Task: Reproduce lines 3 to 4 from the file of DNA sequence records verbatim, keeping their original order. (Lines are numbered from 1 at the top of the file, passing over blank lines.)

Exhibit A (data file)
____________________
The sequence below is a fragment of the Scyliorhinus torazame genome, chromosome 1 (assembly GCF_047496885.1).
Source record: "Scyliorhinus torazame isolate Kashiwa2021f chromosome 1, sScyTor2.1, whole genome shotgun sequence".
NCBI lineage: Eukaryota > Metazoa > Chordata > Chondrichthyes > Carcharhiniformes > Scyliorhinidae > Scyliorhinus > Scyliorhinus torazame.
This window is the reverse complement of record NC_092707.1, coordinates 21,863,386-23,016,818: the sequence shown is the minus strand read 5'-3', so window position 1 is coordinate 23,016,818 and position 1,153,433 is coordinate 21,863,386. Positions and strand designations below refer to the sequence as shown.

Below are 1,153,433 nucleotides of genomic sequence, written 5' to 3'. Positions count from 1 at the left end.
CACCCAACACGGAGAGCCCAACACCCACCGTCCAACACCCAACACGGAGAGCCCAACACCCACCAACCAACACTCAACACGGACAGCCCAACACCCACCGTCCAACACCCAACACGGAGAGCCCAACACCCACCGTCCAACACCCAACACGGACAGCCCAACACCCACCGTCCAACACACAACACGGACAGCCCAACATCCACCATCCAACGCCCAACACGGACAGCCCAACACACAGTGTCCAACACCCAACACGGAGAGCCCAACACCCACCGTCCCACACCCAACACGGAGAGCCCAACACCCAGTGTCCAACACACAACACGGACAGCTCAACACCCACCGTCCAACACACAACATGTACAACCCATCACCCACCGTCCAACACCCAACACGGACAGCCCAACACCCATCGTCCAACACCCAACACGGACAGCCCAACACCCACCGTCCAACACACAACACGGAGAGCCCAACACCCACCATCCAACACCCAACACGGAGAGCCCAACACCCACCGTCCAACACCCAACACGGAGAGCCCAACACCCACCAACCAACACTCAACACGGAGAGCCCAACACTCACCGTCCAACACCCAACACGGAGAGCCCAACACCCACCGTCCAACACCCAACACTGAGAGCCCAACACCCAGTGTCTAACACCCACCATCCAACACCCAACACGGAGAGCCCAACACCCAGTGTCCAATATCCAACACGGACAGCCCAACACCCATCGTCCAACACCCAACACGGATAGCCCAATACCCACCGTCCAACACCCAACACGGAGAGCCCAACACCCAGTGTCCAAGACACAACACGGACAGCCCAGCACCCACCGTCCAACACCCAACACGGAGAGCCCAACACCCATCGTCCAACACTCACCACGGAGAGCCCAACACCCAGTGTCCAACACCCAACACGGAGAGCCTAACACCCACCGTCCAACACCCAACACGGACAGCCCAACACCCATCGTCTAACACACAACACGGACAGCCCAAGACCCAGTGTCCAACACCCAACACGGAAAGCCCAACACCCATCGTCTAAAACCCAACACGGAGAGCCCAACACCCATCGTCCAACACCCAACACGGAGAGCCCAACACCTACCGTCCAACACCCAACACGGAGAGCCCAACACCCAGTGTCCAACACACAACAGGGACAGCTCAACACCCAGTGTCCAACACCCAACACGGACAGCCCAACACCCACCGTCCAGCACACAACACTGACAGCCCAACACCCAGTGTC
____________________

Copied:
NCBI lineage: Eukaryota > Metazoa > Chordata > Chondrichthyes > Carcharhiniformes > Scyliorhinidae > Scyliorhinus > Scyliorhinus torazame.
This window is the reverse complement of record NC_092707.1, coordinates 21,863,386-23,016,818: the sequence shown is the minus strand read 5'-3', so window position 1 is coordinate 23,016,818 and position 1,153,433 is coordinate 21,863,386. Positions and strand designations below refer to the sequence as shown.